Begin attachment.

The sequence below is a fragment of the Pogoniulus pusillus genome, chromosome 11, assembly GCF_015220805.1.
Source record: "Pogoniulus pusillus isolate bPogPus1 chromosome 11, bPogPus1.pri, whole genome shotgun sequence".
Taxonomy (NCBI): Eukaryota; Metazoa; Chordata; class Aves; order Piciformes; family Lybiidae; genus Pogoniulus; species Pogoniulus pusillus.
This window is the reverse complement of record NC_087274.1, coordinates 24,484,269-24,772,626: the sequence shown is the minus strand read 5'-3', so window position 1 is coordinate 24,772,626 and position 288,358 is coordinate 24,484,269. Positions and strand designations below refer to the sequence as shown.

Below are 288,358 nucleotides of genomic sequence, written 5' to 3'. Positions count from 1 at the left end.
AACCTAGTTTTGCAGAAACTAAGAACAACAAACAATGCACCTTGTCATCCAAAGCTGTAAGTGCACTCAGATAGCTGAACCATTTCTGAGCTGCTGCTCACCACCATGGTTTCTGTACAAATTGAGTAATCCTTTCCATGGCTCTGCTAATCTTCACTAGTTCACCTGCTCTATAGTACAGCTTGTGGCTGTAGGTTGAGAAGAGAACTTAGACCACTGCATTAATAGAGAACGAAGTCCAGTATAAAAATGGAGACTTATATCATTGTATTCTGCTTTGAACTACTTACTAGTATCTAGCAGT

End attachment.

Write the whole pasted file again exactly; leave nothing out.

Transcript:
The sequence below is a fragment of the Pogoniulus pusillus genome, chromosome 11, assembly GCF_015220805.1.
Source record: "Pogoniulus pusillus isolate bPogPus1 chromosome 11, bPogPus1.pri, whole genome shotgun sequence".
Taxonomy (NCBI): Eukaryota; Metazoa; Chordata; class Aves; order Piciformes; family Lybiidae; genus Pogoniulus; species Pogoniulus pusillus.
This window is the reverse complement of record NC_087274.1, coordinates 24,484,269-24,772,626: the sequence shown is the minus strand read 5'-3', so window position 1 is coordinate 24,772,626 and position 288,358 is coordinate 24,484,269. Positions and strand designations below refer to the sequence as shown.

Below are 288,358 nucleotides of genomic sequence, written 5' to 3'. Positions count from 1 at the left end.
AACCTAGTTTTGCAGAAACTAAGAACAACAAACAATGCACCTTGTCATCCAAAGCTGTAAGTGCACTCAGATAGCTGAACCATTTCTGAGCTGCTGCTCACCACCATGGTTTCTGTACAAATTGAGTAATCCTTTCCATGGCTCTGCTAATCTTCACTAGTTCACCTGCTCTATAGTACAGCTTGTGGCTGTAGGTTGAGAAGAGAACTTAGACCACTGCATTAATAGAGAACGAAGTCCAGTATAAAAATGGAGACTTATATCATTGTATTCTGCTTTGAACTACTTACTAGTATCTAGCAGT